With the summer season in full swing, the Agencia Tributaria (Spain's tax authority) is launching a campaign to cut down on illegal property rentals. We asked Raquel Perez from Perez Legal Group to tell us more....
At worst, these illegal rentals involve agencies that let properties on their books without informing the owners and then pocket the income, meaning that both the rightful recipient of the rental money and the tax authority are circumvented.
However, these new measures are also aimed at bringing to book the increasing number of second homeowners who are renting their properties out and failing to declare their earnings. Newly released figures estimate that, of the 65,000 holiday homes rented every year in the Málaga province alone, 75% are not declared, meaning a total loss to the taxman of a breathtaking €104.8 million.
In order to recoup this money, the Agencia Tributaria has enlisted the help of the electricity companies; armed with proof of electricity consumption during periods when the offending apartments, townhouses and villas are allegedly empty, the tax authorities will be able to pursue the offending landlords.
Since so many of these holiday lets are owned by foreigners, it has been claimed that much of the problem can be attributed to ignorance. One of the Costa del Sol's English language newspapers, the Euro Weekly News, quotes an unnamed real estate agent: “Although there is no excuse for people not declaring holiday home income, it can be very difficult for foreigners to find out when, where and how one is supposed to go about things. There is so much red tape involved it is often hard to know where to go for proper advice.”
The good news is that it is not at all complicated to place your rental agreements on a completely legal footing:
• Firstly, for full security, your rental contract should be registered with the housing department. This means that you will have full legal protection in the event of any court case about your rental that could arise. Only registered contracts, where the landlord is completely legal in his operations and declares the rental income for tax purposes, have the full protection of the law, although in reality it is often the case that many landlords don’t do this and the rental contract is valid in Court.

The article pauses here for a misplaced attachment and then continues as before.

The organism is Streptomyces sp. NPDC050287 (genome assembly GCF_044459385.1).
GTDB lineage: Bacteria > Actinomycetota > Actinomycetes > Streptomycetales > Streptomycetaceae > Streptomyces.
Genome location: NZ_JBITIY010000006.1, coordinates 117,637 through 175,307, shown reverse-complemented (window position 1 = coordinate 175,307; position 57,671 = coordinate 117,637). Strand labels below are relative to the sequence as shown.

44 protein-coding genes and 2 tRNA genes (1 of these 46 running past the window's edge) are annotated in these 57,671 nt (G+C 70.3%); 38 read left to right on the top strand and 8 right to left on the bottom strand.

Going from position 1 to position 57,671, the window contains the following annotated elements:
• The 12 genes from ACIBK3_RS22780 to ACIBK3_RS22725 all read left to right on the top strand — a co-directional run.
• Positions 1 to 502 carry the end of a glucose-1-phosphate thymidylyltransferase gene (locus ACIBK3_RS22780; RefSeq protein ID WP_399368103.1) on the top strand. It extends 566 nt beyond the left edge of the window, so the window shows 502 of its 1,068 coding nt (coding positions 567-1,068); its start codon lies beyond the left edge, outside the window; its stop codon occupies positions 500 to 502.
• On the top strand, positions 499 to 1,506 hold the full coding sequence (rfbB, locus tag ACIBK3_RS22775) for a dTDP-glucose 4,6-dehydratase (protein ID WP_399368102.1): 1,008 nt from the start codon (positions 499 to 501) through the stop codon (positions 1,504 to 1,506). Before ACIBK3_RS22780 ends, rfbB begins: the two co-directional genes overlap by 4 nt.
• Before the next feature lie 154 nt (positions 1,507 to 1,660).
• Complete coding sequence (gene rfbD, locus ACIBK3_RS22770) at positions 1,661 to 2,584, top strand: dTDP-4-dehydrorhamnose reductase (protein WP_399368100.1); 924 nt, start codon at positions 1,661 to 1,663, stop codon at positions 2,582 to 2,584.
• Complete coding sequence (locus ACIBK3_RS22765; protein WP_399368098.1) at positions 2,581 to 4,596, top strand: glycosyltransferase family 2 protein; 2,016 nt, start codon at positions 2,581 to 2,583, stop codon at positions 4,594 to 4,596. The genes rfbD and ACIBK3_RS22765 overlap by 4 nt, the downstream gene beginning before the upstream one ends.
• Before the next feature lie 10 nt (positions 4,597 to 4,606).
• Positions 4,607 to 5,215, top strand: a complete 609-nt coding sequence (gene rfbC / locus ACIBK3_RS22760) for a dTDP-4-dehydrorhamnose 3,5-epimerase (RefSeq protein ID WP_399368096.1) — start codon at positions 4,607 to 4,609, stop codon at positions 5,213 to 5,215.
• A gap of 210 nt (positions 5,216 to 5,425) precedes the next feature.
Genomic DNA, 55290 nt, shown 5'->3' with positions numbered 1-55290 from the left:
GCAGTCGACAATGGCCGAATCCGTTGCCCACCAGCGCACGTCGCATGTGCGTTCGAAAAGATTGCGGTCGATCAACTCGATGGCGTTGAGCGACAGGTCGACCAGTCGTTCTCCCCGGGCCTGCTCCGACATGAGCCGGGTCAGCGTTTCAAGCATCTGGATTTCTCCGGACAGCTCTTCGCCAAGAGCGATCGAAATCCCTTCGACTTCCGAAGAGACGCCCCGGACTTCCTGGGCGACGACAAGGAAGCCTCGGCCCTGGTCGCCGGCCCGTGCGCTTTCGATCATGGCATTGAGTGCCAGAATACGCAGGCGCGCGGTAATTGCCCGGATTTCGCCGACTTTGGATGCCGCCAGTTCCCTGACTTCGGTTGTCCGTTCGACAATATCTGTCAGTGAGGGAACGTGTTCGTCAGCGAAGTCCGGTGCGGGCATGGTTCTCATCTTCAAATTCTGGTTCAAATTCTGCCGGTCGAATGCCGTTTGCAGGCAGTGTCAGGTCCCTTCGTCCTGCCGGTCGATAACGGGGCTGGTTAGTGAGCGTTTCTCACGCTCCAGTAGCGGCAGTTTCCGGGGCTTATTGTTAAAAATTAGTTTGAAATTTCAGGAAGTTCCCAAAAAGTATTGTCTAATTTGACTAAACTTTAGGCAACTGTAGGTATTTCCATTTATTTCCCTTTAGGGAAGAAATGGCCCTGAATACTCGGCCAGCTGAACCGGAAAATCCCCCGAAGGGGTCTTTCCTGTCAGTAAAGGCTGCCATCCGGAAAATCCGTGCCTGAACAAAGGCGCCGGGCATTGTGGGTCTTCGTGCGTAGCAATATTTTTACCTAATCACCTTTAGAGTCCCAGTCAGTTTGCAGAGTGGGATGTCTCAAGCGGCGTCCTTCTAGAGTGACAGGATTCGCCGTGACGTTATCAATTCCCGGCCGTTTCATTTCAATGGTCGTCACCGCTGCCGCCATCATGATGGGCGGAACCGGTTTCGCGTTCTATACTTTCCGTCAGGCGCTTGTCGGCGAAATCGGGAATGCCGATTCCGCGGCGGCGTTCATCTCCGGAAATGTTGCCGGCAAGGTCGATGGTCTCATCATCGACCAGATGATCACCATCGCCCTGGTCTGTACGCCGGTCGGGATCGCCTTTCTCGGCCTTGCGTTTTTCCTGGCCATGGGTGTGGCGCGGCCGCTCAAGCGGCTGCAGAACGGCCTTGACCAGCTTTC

• Secondly, if you hire a real estate agency or management company to handle your letting, they must add 18% of VAT to the rent, which must be paid to the tax agency. These companies will normally charge around a 15% commission for their services.
• You must declare your rental income and set aside 24% of the rent as a withholding tax payable to the Spanish government every month or if you apply, every quarter.
• You should know also that you must declare this income to the UK or German tax authorities – wherever you are resident. The double taxation agreement between the two countries means that you can claim back from Spain what you have paid in the UK, so you are not taxed twice but you must declare in both countries.
• If you are a tax resident in Spain, you should add your rental income to your other income when you make your annual Spanish income tax declaration. If you register your property as a tourist letting operation, you can put down the maintenance expenses of your property as a business expense and deduct this from your tax.
Adhere to these five, very simple rules and you can enjoy the additional income that accrues from the rental of your Spanish property, secure in the knowledge that your will not receive any unwelcome communications from the tax office!
Thanks again to Raquel Perez from Perez Legal Group for clarifying this situation.